Monarch butterflies have been described as one of the most remarkable animals on Earth by many scientists. What makes them so amazing is that they travel in excess of 2,000 miles from Canada to Mexico. You might expect this from a stout, well muscled animal like a Canada Goose, but a butterfly is one of the most fragile insects on the planet. Throughout their journey they have to survive cold, heat, storms, high winds, predators, and pesticides. And millions of them succeed on wings thinner than paper and bodies that weigh less than a fifth of an ounce.
How do they do it? Don’t ask me. Nor anyone else either. Scientists are stumped but they’re starting to understand a few things better. In fact, the migration wasn’t discovered until 1975 when Monarchs tagged in Canada were discovered high in a mountain pass in Mexico.
For one, the round trip journey occurs over four generations of Monarchs. Surprisingly, it’s not an equal distribution of four months a generation. It takes three generations of Monarchs to travel from Mexico to Canada with each generation surviving about a month. It takes the effort of the fourth “super generation” to make the entire trip from Canada to Mexico and the first leg of the return to the Gulf States over a period of 9 months.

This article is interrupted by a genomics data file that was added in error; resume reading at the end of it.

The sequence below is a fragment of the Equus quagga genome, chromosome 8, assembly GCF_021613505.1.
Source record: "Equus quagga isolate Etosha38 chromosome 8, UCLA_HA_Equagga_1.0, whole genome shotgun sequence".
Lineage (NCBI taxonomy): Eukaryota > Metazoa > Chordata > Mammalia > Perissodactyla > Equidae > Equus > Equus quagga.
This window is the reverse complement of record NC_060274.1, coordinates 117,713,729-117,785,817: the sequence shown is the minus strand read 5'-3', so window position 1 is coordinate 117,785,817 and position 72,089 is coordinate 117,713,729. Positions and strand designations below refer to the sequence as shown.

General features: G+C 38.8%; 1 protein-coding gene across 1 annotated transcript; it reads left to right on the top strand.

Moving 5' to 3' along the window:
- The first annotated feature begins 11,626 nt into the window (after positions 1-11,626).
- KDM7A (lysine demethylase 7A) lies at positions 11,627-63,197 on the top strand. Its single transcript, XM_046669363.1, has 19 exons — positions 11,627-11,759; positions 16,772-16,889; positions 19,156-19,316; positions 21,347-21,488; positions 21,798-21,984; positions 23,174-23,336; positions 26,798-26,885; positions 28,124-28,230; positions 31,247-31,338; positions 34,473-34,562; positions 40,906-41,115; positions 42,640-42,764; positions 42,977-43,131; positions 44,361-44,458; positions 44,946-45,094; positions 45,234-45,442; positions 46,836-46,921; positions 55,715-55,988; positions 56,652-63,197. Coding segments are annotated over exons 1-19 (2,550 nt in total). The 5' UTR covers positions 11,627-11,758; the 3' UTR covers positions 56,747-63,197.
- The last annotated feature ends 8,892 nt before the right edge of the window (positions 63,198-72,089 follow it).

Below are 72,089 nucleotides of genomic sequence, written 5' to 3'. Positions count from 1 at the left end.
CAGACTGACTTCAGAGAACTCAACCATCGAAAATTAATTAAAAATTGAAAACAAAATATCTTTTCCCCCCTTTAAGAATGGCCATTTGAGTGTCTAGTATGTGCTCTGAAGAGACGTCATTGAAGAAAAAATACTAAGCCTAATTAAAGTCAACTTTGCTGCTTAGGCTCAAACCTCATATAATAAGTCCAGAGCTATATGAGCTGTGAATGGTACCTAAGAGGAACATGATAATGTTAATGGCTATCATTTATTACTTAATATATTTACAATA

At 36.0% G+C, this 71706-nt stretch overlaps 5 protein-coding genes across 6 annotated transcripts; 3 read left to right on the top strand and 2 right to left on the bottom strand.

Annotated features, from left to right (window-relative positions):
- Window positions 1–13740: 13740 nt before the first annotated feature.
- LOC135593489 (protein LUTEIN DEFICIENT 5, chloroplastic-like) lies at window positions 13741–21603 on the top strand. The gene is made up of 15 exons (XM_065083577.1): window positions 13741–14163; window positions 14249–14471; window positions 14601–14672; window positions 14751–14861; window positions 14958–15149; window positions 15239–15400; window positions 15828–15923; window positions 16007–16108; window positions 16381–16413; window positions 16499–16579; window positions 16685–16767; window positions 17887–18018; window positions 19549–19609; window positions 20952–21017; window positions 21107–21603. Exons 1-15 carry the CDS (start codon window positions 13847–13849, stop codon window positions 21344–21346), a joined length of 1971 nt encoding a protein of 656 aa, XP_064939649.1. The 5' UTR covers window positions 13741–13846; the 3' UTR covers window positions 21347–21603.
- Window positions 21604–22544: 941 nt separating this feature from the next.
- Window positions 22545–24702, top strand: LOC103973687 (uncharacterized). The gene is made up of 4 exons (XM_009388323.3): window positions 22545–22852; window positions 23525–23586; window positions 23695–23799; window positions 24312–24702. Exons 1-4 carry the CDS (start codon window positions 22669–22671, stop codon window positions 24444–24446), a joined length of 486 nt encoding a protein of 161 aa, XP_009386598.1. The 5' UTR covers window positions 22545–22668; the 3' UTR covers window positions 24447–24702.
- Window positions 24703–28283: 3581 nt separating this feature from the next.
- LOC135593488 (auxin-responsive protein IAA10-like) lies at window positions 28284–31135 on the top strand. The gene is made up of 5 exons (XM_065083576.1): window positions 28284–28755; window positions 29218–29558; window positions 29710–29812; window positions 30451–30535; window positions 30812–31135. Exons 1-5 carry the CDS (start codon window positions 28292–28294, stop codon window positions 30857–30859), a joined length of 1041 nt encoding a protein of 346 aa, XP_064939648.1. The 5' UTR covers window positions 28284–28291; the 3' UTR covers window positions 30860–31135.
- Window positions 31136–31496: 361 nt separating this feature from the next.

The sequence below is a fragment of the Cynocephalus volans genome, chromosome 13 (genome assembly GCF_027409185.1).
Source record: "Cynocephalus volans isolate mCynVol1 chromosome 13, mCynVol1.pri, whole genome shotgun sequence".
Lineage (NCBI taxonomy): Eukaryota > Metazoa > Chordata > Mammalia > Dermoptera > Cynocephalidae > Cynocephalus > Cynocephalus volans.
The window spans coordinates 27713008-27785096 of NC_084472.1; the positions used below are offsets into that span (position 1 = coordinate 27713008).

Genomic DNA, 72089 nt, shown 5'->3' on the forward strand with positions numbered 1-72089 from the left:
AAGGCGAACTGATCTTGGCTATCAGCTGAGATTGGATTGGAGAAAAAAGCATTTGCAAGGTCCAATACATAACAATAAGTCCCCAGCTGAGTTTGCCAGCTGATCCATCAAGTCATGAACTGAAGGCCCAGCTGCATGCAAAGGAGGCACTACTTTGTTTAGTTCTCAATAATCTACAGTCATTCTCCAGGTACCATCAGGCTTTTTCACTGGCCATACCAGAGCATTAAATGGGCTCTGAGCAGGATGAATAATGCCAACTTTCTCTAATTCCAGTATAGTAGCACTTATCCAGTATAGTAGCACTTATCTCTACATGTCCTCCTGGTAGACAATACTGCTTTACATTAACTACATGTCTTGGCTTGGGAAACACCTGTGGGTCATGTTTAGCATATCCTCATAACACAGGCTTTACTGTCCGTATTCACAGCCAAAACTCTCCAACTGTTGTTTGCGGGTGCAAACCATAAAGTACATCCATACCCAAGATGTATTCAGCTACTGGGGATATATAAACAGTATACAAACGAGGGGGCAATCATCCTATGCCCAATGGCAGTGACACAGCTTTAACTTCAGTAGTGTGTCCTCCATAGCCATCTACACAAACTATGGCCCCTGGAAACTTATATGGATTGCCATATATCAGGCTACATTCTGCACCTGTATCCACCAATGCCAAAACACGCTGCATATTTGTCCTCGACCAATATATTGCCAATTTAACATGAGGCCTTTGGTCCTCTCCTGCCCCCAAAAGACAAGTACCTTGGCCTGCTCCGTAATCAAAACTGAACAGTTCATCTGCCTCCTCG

If you come across a Monarch caterpillar like the one pictured you can determine the generation by your location and time of year.
The Monarchs depart from their Winter sanctuary in Mexico and begin to head towards Texas and the gulf states. Some make their way to California and the west coast.
Mid to Late April
The second generation begins as the migration stretches across the southern states and across middle America. Some hardy survivors from the first generation still hang on.
Mid to Late May
The third generation begins to show up in the northern states of the Midwest, the west coast and northeastern states. This is the generation that will finally begin to arrive in Canada thru June to lay the eggs for the super, fourth generation.
June is the month for the fourth generation. This fourth generation will emerge from Canada, the northern, west coast of the U.S. and the northern United States from Minnesota to Main. This is the generation that will feed on nectar through the summer and begin it’s long journey to Mexico in August.
Just so you know, the Monarch caterpillar pictured in this article was photographed in far Northern Illinois on June 18th of this year. That makes it one of the super generation that will make a 2,000 mile sojourn totally unique on the planet.